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Track and Power

Old 11-20-12, 10:00 AM
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brunospimenta
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Track and Power

Hi, everyone.

I'm new to track cycling and I want to start racing.

I was just playing around with https://www.kreuzotter.de/english/espeed.htm to make some guesses about the amount of watts needed for the best times on the track over here.

It seems that the record for the 200 m at Curitiba Velodrome in Brazil is 11" 279.

Kreuzotter says that I need 1400 watts, 64 km/h and 120 rpm to do that.

I know that it's just an aproximation but is that correct?

What are the different power ranges for racing?

Thanks in advance.
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Old 11-20-12, 12:24 PM
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Originally Posted by brunospimenta View Post
Hi, everyone.

I'm new to track cycling and I want to start racing.

I was just playing around with https://www.kreuzotter.de/english/espeed.htm to make some guesses about the amount of watts needed for the best times on the track over here.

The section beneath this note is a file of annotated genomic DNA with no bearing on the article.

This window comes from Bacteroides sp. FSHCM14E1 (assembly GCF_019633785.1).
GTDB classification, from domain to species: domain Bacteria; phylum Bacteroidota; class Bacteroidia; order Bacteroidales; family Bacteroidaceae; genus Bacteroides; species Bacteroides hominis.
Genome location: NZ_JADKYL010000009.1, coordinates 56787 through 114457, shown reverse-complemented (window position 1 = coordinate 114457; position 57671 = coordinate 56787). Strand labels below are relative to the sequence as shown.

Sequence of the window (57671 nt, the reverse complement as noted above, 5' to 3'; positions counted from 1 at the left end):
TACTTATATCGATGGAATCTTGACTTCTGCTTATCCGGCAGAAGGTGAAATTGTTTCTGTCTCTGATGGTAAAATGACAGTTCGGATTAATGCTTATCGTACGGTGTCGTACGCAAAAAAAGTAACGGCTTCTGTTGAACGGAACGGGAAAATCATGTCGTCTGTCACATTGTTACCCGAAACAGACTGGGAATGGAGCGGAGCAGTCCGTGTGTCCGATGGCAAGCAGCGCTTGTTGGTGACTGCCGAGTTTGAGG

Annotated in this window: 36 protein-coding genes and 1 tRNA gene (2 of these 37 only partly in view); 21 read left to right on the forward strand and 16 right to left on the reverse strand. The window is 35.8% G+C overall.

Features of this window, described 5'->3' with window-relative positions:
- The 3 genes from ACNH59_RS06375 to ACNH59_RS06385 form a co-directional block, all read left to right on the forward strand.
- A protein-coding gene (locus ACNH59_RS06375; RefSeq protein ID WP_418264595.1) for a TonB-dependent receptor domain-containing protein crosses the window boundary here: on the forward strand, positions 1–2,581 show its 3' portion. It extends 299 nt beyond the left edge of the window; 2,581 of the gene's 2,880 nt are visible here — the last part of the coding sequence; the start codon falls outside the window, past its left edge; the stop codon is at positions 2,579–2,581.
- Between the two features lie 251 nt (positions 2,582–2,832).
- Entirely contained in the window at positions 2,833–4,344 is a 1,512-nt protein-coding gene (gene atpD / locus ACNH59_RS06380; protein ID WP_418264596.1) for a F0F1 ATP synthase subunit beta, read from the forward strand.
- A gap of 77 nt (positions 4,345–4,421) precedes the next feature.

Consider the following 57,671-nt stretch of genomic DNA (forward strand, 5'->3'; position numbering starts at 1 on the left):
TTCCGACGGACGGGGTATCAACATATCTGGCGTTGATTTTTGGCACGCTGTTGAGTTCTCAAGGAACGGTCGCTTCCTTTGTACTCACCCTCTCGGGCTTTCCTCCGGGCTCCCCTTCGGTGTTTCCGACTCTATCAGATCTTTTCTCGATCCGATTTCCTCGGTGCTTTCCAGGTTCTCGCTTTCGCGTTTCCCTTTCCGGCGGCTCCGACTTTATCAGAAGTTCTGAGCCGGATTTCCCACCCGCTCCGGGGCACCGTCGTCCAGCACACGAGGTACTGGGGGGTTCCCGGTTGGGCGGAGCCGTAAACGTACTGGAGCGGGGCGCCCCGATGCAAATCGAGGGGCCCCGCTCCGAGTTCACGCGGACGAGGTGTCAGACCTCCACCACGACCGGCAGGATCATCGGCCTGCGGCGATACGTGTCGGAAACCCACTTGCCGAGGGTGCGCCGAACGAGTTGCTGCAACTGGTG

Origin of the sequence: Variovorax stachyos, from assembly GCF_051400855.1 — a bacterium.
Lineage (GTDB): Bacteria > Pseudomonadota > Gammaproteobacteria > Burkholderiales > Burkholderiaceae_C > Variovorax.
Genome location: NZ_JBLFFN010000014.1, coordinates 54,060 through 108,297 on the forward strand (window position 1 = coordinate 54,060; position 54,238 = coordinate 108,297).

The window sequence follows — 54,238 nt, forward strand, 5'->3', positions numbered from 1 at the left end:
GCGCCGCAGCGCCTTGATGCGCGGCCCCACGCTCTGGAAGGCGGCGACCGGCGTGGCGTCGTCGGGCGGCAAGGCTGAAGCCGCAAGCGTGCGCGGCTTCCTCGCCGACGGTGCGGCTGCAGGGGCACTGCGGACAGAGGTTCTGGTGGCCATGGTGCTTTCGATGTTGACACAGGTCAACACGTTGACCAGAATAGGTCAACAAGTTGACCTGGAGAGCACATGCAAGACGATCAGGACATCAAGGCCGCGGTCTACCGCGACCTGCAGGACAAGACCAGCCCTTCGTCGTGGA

It seems that the record for the 200 m at Curitiba Velodrome in Brazil is 11" 279.

Kreuzotter says that I need 1400 watts, 64 km/h and 120 rpm to do that.

I know that it's just an aproximation but is that correct?

What are the different power ranges for racing?

Thanks in advance.
The average speed is correct. But everything else is simply guessing.

The flying 200M is a very technical event. There is no way that you can put some numbers into a computer and get your flying 200M time. There are waaaay to many variables.

For example, try this. Get a stopwatch (or stopwatch app on your smartphone) and just start it. Notice how fast 1 second and tenths of a second pass by. It's really fast.

Different power ranges? It really depends on:
- Type of race
- Rider style
- Rider weight

A rider can produce a max 2,000W (which is awesome!)...but if he weighs 300lbs, he'll be a snail on the track.

A rider can produce a max of 1,400W but weigh 140lbs and dominate.

So, there are too many variables to consider.
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Old 11-20-12, 01:12 PM
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I think Baby Puke's quote in Carleton's sig is very appropriate here.

Originally Posted by Baby Puke View Post
You'll have to race it and see. You can't kilo with a sliderule.
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Old 11-20-12, 06:35 PM
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I think it would've been funny if Carleton had just thrown some random watt and weight numbers and it worked out that the 300lb guy had a higher watts/lb ratio. Why do you have to be so smart?